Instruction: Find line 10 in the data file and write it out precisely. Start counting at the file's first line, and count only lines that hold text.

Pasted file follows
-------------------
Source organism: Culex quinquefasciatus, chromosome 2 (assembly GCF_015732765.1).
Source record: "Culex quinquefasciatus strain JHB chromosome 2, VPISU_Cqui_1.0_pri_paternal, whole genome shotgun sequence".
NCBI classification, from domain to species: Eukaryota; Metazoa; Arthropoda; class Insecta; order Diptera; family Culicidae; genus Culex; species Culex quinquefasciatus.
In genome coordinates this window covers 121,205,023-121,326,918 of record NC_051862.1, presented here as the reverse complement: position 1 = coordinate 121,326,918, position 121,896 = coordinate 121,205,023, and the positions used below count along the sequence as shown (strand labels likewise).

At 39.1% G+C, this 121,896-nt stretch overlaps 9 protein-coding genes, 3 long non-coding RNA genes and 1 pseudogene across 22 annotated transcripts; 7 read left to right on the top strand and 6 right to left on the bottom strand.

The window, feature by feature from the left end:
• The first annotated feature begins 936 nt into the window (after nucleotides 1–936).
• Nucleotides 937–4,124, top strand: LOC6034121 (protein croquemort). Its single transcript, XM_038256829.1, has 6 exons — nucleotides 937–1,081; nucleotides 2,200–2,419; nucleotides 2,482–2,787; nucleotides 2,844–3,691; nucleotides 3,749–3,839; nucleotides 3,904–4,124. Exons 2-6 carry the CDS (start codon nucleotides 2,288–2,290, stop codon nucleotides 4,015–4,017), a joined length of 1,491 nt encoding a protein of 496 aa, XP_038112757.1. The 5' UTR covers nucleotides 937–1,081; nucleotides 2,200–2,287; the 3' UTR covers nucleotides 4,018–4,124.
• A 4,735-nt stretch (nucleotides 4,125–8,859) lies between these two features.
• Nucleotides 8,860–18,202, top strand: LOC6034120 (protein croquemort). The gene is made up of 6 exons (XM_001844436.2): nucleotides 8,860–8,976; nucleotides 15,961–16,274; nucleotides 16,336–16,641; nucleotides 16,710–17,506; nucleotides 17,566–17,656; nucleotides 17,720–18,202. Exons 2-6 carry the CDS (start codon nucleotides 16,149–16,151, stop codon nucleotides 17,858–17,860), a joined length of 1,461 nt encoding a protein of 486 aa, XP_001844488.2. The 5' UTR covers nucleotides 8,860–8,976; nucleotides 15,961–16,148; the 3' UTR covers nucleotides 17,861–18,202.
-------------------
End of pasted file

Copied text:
• Nucleotides 8,860–18,202, top strand: LOC6034120 (protein croquemort). The gene is made up of 6 exons (XM_001844436.2): nucleotides 8,860–8,976; nucleotides 15,961–16,274; nucleotides 16,336–16,641; nucleotides 16,710–17,506; nucleotides 17,566–17,656; nucleotides 17,720–18,202. Exons 2-6 carry the CDS (start codon nucleotides 16,149–16,151, stop codon nucleotides 17,858–17,860), a joined length of 1,461 nt encoding a protein of 486 aa, XP_001844488.2. The 5' UTR covers nucleotides 8,860–8,976; nucleotides 15,961–16,148; the 3' UTR covers nucleotides 17,861–18,202.